Springfield | A law allowing abortions to be covered under Medicaid and state employees’ health insurance plan went into effect Jan. 1 in Illinois.
Associate Judge Jennifer Ascher of Sangamon County’s Seventh Judicial Circuit Court in Springfield denied a request Dec. 28 for an injunction against House Bill 40, which also amends the Illinois Abortion Law of 1975 to remove language declaring that an unborn child is a human being from the time of conception.
The ruling came just two weeks before Chicago’s March for Life Jan. 15, when thousands of pro-life advocates gathered in the Loop for the annual event. “It makes no sense that the Illinois General Assembly should support this,” said Dawn Fitzpatrick, president of the March for Life Chicago Board of Directors. “Not only will this law facilitate the death of thousands of additional babies in Illinois, but now we are all forced to pay for these abortions out of our taxes. This is an utterly heinous violation of our consciences, which tell us that every life is sacred.”
Earlier in December, the Chicago-based Thomas More Society had filed a lawsuit to stop implementation of the bill, arguing the General Assembly had not set aside funds in the state’s budget to pay for the abortions and remain within the Balanced Budget requirements of the Illinois Constitution. It also challenged the law’s Jan. 1, 2018, effective date.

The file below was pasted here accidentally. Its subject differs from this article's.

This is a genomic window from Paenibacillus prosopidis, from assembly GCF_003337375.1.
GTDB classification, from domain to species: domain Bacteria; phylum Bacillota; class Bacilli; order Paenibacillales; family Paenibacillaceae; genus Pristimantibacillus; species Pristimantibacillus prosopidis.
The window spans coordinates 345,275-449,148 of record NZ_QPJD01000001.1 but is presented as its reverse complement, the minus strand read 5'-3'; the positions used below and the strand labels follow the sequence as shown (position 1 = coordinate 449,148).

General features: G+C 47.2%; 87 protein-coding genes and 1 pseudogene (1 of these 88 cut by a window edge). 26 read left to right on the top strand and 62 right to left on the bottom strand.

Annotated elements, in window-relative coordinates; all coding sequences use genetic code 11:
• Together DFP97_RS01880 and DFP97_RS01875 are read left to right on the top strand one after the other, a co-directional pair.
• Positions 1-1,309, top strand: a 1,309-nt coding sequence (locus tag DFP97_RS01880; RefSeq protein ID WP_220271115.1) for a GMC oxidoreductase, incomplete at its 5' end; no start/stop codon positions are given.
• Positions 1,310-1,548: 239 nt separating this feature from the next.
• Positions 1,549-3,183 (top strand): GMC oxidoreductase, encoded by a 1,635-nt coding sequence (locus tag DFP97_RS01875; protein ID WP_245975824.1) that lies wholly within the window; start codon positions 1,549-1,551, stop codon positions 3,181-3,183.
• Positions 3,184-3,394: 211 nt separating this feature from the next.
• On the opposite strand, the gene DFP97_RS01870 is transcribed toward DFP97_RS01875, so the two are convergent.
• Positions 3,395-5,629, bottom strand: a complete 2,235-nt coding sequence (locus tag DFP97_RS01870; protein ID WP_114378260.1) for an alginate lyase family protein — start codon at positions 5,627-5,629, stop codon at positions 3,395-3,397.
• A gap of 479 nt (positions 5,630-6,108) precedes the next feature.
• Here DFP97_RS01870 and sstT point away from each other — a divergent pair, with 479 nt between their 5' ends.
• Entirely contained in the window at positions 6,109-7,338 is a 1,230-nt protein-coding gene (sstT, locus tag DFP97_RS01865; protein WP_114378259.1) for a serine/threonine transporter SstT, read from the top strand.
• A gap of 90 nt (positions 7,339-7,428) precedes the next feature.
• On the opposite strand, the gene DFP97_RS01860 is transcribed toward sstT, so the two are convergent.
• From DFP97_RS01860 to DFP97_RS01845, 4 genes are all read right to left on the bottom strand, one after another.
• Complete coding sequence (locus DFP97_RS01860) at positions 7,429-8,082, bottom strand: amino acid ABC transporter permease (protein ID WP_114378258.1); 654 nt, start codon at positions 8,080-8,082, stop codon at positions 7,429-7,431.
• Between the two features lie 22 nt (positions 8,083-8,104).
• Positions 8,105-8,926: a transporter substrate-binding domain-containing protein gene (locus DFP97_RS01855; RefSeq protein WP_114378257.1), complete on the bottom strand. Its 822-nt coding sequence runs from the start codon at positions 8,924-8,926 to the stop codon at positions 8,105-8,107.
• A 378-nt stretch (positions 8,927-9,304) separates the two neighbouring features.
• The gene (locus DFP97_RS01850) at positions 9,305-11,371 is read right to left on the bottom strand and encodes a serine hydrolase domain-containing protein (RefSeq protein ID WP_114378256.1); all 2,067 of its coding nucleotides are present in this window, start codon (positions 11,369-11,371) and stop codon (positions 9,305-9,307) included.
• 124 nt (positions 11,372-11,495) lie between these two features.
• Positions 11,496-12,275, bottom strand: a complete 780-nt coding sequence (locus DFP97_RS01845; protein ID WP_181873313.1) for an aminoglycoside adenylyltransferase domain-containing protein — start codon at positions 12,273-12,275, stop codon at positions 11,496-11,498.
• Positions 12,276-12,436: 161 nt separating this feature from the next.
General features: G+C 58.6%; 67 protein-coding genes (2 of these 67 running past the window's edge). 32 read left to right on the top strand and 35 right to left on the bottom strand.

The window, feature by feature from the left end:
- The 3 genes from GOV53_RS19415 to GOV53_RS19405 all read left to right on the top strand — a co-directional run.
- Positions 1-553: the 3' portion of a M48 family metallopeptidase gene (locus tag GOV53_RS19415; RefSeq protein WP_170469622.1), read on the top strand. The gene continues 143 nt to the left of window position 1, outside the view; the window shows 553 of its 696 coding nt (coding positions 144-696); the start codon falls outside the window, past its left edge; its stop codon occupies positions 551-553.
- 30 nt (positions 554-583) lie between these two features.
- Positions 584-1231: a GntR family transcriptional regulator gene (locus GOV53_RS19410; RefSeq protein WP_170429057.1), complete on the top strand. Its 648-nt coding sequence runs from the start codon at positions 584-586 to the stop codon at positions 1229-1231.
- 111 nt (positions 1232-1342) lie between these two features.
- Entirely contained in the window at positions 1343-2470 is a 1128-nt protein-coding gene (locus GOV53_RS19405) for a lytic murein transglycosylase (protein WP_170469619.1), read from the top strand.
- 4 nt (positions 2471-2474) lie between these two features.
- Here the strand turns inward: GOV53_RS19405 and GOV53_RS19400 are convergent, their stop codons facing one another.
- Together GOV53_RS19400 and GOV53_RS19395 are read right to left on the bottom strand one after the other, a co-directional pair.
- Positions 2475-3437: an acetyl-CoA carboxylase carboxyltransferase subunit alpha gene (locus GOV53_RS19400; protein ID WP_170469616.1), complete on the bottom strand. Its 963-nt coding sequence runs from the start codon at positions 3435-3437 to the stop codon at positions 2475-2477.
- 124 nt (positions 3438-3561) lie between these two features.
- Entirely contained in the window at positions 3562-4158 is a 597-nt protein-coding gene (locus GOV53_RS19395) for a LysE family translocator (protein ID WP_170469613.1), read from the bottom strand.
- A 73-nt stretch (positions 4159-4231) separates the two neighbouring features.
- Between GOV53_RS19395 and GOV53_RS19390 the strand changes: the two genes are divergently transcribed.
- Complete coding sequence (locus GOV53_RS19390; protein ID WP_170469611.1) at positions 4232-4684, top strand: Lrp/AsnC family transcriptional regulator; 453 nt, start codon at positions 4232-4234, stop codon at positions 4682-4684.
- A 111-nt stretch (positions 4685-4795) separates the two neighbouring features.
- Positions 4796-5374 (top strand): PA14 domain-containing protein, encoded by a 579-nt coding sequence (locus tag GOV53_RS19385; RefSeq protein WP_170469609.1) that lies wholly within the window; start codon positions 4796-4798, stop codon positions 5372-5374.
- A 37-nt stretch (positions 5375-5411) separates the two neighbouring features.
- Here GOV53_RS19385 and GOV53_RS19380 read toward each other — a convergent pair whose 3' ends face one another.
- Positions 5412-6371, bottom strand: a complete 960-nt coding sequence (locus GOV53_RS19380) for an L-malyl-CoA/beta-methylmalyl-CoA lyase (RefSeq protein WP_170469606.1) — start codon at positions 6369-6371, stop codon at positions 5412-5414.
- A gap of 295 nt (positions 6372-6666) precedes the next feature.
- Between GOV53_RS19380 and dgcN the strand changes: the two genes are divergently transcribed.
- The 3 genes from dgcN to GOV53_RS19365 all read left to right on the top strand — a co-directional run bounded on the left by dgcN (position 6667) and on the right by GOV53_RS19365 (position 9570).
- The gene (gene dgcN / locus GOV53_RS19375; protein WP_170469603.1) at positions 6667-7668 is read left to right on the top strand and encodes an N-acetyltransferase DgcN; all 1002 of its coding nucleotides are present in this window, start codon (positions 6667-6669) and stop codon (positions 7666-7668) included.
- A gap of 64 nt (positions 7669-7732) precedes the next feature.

In the Dec. 28 hearing, Thomas More Society counsel Peter Breen argued the law could not become effective until June 1, 2018, because it missed a May 31, 2017 cut-off date for General Assembly action. He also further disputed the state’s ability to fund the bill.
In her ruling, Judge Ascher said the judiciary should not intervene in “political questions” in the General Assembly. Calling the budget issue a “legislative dispute,” Ascher said, “Legislative disputes must be resolved in the legislative arena. It is inherently a political question and I cannot mandate the process on the estimate of revenues or the appropriation of those revenues.”
On Jan. 2, attorneys for the Thomas More Society appealed Judge Ascher’s decision and are awaiting action from Illinois’ Fourth District Appellate Court.